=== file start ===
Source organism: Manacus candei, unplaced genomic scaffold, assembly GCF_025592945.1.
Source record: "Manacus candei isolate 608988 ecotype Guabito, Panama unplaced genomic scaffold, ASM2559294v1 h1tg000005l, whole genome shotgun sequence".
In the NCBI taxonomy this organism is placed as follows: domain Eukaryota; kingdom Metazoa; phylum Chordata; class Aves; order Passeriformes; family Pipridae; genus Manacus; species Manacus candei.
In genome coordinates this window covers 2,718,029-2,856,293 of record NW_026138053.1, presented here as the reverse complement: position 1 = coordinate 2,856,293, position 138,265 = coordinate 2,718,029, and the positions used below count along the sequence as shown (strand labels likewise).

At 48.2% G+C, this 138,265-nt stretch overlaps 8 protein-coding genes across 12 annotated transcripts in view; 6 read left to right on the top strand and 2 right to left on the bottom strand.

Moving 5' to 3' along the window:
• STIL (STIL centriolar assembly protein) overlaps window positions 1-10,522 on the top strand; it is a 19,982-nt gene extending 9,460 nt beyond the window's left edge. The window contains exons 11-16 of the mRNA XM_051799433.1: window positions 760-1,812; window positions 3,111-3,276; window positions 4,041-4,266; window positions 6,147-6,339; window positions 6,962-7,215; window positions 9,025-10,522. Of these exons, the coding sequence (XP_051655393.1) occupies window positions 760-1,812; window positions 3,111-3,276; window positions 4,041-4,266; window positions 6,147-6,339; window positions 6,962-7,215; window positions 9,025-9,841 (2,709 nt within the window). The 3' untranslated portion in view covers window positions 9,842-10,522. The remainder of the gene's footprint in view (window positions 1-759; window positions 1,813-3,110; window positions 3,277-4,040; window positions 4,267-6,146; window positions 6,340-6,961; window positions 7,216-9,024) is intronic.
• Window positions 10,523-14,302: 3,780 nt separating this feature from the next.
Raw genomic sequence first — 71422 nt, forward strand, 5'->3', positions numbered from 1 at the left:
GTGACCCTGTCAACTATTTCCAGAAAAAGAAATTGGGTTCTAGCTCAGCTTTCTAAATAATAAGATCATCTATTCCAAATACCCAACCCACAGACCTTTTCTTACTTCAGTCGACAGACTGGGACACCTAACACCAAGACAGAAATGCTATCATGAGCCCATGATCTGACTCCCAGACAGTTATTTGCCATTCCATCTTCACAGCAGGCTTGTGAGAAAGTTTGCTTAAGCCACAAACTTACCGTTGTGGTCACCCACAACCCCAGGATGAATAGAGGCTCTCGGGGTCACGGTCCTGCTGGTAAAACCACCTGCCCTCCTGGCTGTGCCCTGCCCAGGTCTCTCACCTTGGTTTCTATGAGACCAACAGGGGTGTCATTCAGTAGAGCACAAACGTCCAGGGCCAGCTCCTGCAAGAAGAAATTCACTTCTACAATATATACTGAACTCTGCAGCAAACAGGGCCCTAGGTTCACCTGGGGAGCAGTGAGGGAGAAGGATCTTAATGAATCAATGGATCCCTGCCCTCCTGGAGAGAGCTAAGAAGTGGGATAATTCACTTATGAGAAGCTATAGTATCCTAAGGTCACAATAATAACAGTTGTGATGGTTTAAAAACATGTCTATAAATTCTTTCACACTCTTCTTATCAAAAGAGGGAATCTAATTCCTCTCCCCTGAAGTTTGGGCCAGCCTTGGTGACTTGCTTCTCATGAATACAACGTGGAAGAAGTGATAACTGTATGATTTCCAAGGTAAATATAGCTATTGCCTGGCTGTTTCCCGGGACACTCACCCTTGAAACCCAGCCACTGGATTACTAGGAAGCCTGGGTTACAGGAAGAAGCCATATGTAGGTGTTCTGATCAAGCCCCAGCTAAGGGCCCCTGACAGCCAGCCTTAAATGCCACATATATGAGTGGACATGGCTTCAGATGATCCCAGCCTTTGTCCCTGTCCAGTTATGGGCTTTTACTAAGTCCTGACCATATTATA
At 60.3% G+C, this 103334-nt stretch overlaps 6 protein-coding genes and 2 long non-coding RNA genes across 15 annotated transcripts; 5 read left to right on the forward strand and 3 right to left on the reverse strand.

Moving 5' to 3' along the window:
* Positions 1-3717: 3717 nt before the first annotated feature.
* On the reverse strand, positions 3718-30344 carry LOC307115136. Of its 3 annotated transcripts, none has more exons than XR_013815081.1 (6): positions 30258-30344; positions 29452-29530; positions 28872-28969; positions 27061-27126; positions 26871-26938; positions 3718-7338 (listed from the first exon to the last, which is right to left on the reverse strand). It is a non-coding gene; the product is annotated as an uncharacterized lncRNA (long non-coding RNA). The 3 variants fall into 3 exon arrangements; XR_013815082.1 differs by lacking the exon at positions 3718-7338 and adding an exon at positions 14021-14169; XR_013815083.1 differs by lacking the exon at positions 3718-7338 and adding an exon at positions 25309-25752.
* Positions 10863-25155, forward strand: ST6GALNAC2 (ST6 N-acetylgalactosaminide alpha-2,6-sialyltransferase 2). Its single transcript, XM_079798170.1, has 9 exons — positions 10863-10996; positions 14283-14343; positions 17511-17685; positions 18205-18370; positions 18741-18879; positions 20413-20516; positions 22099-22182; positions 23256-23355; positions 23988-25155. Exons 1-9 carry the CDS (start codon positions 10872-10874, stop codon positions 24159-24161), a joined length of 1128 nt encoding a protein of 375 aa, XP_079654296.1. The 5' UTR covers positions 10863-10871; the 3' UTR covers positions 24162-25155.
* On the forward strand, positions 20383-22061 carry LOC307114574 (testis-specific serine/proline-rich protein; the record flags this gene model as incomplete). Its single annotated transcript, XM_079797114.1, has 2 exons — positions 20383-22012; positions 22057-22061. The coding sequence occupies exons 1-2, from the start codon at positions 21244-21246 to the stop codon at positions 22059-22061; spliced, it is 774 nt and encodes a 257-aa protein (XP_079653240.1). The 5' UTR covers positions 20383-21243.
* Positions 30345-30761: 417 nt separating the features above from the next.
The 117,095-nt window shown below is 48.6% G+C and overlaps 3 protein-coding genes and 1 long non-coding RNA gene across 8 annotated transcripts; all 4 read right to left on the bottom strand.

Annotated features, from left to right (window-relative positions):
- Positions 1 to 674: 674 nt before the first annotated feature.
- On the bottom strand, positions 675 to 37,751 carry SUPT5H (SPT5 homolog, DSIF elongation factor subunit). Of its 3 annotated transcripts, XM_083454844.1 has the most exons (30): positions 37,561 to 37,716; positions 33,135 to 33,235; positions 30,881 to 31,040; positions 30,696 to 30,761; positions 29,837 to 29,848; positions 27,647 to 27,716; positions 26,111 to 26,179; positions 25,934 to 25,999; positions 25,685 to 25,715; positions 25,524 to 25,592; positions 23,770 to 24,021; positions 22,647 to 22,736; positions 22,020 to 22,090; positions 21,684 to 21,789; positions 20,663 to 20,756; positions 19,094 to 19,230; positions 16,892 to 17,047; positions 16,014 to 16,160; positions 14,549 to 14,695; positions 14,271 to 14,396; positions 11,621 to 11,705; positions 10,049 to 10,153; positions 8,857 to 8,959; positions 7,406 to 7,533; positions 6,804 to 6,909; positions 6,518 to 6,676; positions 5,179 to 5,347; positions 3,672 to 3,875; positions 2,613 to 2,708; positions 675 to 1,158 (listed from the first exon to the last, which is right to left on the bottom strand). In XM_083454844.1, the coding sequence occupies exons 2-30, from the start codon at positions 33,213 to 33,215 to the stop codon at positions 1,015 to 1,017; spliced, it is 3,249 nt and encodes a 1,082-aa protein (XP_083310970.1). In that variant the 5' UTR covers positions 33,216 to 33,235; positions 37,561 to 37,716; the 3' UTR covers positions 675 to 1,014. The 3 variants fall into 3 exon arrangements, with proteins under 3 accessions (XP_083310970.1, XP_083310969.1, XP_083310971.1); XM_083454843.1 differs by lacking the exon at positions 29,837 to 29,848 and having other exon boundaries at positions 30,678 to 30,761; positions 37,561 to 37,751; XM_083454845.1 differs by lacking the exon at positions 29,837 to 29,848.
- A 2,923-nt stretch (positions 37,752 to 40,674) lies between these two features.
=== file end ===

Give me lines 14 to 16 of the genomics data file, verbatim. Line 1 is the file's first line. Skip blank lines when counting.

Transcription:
* On the reverse strand, positions 3718-30344 carry LOC307115136. Of its 3 annotated transcripts, none has more exons than XR_013815081.1 (6): positions 30258-30344; positions 29452-29530; positions 28872-28969; positions 27061-27126; positions 26871-26938; positions 3718-7338 (listed from the first exon to the last, which is right to left on the reverse strand). It is a non-coding gene; the product is annotated as an uncharacterized lncRNA (long non-coding RNA). The 3 variants fall into 3 exon arrangements; XR_013815082.1 differs by lacking the exon at positions 3718-7338 and adding an exon at positions 14021-14169; XR_013815083.1 differs by lacking the exon at positions 3718-7338 and adding an exon at positions 25309-25752.
* Positions 10863-25155, forward strand: ST6GALNAC2 (ST6 N-acetylgalactosaminide alpha-2,6-sialyltransferase 2). Its single transcript, XM_079798170.1, has 9 exons — positions 10863-10996; positions 14283-14343; positions 17511-17685; positions 18205-18370; positions 18741-18879; positions 20413-20516; positions 22099-22182; positions 23256-23355; positions 23988-25155. Exons 1-9 carry the CDS (start codon positions 10872-10874, stop codon positions 24159-24161), a joined length of 1128 nt encoding a protein of 375 aa, XP_079654296.1. The 5' UTR covers positions 10863-10871; the 3' UTR covers positions 24162-25155.
* On the forward strand, positions 20383-22061 carry LOC307114574 (testis-specific serine/proline-rich protein; the record flags this gene model as incomplete). Its single annotated transcript, XM_079797114.1, has 2 exons — positions 20383-22012; positions 22057-22061. The coding sequence occupies exons 1-2, from the start codon at positions 21244-21246 to the stop codon at positions 22059-22061; spliced, it is 774 nt and encodes a 257-aa protein (XP_079653240.1). The 5' UTR covers positions 20383-21243.